It feels strange, to wake up in a world without them. A sudden stark realization that they are, simply put, no longer there.
And yet, we transition. This is the work of the mourners—to ease themselves back into life. The men continue on, their emotions dragging them so deeply that they touch the bottom. The women, well, we try to gather up our men from where they’ve sunk.
Their fingers plunge into the seafloor, grabbing at the soft and silted sand, scrambling for something to hold onto. Us looking down at them from just above the surface, calling loudly to them Please come back home.
Sometimes, when we have waited too long for an answer, we reach our fingers down and grab onto their hair. Pull them up and out, them sputtering and clawing their way free.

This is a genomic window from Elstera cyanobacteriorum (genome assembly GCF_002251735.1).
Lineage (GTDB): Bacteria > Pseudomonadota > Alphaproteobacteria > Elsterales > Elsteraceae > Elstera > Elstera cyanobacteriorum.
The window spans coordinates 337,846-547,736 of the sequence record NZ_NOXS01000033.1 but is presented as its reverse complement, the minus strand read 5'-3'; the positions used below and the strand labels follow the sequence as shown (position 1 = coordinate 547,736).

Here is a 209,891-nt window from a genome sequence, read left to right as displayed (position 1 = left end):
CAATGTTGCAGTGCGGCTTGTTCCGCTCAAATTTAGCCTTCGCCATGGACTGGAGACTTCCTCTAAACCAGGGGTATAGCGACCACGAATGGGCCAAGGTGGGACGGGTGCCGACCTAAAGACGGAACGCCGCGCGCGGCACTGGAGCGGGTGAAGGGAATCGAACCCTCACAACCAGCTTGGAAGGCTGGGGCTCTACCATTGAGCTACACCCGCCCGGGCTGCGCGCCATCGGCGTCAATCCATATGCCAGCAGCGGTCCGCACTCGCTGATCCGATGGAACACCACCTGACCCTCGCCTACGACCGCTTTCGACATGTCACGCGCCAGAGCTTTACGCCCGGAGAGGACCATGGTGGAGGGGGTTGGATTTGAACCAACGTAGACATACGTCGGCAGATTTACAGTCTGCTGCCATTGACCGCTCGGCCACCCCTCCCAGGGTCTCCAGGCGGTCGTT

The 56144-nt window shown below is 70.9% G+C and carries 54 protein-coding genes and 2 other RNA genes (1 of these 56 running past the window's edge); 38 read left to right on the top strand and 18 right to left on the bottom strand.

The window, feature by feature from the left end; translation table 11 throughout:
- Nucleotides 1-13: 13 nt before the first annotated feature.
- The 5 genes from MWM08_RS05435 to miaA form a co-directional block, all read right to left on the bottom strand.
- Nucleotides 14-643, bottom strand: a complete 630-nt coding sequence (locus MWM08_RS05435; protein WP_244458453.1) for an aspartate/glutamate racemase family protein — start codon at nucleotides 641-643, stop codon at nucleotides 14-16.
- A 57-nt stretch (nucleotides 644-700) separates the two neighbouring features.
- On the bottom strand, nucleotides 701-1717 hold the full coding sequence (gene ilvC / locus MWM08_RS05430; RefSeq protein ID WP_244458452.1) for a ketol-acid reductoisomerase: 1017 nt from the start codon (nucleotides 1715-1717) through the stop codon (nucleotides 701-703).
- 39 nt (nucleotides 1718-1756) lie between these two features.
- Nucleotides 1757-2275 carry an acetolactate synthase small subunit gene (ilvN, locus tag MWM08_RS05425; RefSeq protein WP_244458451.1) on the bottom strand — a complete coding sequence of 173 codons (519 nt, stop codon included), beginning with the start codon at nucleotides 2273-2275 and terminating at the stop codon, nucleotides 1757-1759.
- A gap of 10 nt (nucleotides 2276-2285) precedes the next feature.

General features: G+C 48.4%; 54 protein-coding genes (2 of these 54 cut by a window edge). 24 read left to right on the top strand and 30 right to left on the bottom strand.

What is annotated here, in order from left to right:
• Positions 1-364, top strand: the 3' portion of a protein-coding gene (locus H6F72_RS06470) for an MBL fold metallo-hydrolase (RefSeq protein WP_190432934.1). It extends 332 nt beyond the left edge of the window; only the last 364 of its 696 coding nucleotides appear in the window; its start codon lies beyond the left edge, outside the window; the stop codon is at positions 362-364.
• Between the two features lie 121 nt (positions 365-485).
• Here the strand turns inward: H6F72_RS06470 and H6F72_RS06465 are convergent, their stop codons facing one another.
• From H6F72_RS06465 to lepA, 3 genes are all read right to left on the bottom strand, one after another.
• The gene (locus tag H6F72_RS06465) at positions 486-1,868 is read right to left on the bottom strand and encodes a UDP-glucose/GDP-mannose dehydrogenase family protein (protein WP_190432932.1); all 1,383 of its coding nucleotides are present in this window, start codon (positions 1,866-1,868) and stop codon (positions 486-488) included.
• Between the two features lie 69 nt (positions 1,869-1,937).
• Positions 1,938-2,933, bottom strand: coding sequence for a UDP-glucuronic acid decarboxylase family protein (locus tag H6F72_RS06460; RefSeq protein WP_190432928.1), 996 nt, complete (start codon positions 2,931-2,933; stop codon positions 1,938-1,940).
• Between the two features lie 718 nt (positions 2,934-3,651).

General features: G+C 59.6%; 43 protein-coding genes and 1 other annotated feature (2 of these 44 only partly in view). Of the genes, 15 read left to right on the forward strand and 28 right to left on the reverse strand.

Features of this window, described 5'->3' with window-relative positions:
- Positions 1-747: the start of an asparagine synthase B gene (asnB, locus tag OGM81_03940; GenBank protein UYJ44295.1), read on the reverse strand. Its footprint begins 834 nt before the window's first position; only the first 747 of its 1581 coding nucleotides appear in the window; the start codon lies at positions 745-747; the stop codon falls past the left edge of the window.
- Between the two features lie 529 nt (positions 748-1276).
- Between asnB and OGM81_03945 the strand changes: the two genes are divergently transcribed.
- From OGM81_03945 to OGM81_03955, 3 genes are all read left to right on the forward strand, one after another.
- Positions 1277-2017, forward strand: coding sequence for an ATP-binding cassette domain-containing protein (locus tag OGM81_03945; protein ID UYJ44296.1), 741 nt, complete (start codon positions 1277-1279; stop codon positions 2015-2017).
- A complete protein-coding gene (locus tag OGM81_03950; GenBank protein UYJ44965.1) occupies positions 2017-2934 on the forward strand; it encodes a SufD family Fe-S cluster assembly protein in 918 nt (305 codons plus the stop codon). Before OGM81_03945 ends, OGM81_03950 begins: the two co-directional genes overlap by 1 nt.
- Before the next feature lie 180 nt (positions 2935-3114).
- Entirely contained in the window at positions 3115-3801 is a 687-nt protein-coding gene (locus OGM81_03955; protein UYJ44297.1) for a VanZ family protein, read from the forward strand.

This is our work. Our repeated motions. Like water weavers, in and out our fingers through the tides. Our dresses cinched around our waists, the hems, heavy and soaked. Our feet and how they plant themselves into the ground, so that we will not fall with all their weight.
And the people on the beach, the onlookers, how they stand and stare and watch at our forlorn unravelling. Curious, how they nudge each other up against the sides. With a shoulder, an elbow, a light brush on the arm. Look at that, they say, and carry on.
The rest of the world moves on without us. It leaves us looking for the other parts of our own selves beneath the tide.